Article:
Daily mundane life in Varanasi is like a myriad of sacred dramas being enacted, but they are inadvertently (unintentionally, unconsciously) sacred, and not performed for gaining merit or to be pious, but done wholeheartedly for the sake of themselves. And in this sense Kashi can be anywhere and indeed, Kashi is wherever you are.

The city has other than spiritual interests too: from the Buddha’s time it was a center of commerce, situated as it was on trade routes and about mid-way between the east coast and the northwestern plains at a fordable place on the Ganga. In the 5 th century BC it had a reputation as a center of learning and sophistication, relaxed urbanity, refinement, worldly accomplishment, business acumen, social finesse, humor and a cultivated sensuality; it was (and still is) known as well for its fine workmanship in textiles, bazaar guile and the cunning and chicanery of temple custodians, and also for its tolerance, flexibility and easy-going temperament.

The city was razed to the ground four times and four times rebuilt from scratch. It is rare in history that the architecture of a whole city concentrates itself, to the exclusion of other concerns, along the bank of a great river in a single unbroken, immense frontage as a salute to the Highest Powers. The crowds of pilgrims who are drawn to Varanasi are river-like formations: rivers and crowds — slow movers with inexhaustible impetus.

In Kashi, the river flows toward its source, backwards, back towards the origin of all, the most concentrated point of energy, the energy of creation preceding creation, pure potential. The energy of the outward flowing current gets progressively weaker as it moves away from the source. So Ganga, flowing here back towards potency, is extremely auspicious and powerful: destination is less powerful than origin; outward less powerful than inward; multiplicity less powerful than unity. Immersion in water symbolizes return to the primordial bliss of undifferentiated pre-existence, to integration with the All. And there is in Banaras an underlying perception of life as oneness, a cosmological sensibility of unity that leaves its imprint on the culture of the city. Everything is held together by a system of correspondences and likenesses: a sense of the relation between separated things, which cannot be explained. So the city strives not for perfection but for completeness, gathering together all the sacred places of India and making of them a single resemblance — Varanasi is India looking at itself. Without ever leaving Varanasi you can make a pilgrimage to all the sacred sites of India.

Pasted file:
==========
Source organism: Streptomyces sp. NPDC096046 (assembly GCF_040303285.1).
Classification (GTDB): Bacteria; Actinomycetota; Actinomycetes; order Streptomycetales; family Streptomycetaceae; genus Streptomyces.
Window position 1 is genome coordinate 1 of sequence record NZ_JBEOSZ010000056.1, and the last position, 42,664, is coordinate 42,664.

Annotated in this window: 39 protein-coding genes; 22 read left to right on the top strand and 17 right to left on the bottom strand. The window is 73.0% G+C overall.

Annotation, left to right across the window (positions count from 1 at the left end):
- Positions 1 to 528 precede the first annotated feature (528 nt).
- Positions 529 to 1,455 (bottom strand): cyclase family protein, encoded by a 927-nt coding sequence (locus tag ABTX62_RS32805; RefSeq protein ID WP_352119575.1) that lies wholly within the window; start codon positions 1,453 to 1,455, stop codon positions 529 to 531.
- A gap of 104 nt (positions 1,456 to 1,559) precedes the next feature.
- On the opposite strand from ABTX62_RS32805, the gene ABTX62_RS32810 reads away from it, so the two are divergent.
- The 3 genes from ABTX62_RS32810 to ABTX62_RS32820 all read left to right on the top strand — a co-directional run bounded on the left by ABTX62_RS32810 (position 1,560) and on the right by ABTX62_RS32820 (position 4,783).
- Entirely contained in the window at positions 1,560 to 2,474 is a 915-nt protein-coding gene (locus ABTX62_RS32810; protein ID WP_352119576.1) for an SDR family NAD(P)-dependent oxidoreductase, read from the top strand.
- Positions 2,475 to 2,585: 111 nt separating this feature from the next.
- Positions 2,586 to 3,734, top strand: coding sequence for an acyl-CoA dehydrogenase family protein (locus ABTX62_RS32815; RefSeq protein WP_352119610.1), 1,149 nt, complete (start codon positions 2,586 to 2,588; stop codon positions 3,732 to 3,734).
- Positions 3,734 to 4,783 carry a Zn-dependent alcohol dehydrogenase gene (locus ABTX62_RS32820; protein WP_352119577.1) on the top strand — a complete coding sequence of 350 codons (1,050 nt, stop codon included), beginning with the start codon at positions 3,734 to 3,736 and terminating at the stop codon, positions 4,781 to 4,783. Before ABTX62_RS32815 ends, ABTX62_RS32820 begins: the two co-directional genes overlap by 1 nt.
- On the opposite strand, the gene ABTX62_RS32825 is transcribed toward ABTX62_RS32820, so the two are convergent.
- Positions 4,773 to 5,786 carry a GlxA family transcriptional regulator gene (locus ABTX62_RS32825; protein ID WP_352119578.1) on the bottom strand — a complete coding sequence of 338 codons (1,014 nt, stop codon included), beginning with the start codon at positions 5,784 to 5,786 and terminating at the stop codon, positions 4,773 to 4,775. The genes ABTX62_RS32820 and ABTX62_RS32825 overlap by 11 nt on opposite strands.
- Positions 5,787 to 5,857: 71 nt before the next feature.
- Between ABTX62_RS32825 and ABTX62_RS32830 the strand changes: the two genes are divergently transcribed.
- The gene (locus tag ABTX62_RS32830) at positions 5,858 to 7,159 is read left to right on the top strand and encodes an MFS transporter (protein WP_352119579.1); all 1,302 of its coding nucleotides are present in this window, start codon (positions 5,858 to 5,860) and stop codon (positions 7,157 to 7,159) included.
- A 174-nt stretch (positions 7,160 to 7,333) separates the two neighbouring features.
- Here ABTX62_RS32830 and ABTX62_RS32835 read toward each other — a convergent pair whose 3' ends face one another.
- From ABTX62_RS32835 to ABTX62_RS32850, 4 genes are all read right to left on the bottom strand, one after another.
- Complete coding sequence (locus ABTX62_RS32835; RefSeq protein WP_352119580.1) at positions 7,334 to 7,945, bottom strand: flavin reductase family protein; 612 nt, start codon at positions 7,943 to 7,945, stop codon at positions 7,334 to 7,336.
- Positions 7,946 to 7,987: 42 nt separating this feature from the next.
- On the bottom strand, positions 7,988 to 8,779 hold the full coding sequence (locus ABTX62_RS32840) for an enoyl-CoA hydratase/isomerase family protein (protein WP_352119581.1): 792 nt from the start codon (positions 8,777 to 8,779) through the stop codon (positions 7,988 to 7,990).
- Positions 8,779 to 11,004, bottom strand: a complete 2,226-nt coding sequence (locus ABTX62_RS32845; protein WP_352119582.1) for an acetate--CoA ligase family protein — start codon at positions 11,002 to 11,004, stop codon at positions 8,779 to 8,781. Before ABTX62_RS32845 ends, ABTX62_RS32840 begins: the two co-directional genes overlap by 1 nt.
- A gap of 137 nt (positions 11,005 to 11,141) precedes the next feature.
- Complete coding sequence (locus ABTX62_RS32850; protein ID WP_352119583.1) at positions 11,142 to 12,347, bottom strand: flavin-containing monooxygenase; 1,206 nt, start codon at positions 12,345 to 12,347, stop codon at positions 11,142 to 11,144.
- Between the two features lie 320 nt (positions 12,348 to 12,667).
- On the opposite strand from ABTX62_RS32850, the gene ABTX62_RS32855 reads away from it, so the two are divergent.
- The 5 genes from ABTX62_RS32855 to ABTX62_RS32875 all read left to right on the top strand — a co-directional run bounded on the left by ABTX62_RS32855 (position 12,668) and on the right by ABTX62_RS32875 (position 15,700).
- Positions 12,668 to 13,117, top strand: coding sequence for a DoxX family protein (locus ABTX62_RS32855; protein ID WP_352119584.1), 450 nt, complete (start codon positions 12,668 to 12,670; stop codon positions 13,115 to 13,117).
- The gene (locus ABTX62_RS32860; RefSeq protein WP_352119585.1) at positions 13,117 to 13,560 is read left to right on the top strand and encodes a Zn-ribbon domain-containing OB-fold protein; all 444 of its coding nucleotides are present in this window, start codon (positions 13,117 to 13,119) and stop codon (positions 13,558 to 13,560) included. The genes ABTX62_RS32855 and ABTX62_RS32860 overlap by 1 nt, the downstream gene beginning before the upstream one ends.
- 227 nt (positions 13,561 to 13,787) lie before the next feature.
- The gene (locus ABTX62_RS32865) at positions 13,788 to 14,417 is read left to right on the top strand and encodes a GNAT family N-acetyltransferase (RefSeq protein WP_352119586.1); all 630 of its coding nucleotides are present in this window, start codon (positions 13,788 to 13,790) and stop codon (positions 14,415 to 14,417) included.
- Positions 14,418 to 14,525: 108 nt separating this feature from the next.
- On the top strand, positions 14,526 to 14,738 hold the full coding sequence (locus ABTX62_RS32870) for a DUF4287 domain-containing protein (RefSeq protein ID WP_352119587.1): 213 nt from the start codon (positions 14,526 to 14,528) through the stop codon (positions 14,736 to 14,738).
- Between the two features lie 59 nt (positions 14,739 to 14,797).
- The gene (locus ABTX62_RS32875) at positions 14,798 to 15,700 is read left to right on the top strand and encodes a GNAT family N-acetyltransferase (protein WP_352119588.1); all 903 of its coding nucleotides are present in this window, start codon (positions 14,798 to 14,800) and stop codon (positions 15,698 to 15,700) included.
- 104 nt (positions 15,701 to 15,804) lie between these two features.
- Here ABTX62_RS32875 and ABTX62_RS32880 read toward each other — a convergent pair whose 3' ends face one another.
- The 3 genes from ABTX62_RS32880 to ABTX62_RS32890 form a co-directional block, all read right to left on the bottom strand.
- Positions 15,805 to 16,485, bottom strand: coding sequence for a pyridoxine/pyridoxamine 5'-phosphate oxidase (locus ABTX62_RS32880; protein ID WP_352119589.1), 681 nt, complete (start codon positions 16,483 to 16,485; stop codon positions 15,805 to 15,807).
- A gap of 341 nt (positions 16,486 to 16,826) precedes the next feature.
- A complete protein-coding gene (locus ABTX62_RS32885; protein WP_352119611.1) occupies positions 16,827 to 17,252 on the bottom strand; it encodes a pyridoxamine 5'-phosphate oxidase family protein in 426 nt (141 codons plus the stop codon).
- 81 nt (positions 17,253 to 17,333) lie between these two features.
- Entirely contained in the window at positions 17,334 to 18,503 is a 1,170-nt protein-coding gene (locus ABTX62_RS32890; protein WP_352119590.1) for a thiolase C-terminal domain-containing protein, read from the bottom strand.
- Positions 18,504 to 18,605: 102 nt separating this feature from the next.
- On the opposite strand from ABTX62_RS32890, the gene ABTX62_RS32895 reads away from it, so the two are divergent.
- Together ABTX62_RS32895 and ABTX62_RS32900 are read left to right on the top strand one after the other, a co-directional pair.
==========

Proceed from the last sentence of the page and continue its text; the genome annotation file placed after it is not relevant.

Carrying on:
Varanasi is perhaps the world’s greatest example of a place where the occult is real, a place that has a form of organization where every component repeats on a smaller scale the same structure as that of the larger overall shape of the whole, as the structure of the veins of a leaf reiterate the root structure of the whole tree; or as every Indian temple is an image of the whole world. Every Indian temple seen from above is a mandala. And Varanasi too is a temple, a small-scale model of the cosmos.

Shiva says, “My lingas are visible everywhere in Varanasi, the Forest of Bliss [Anandavana], like buds bursting into life with blissful rapture.”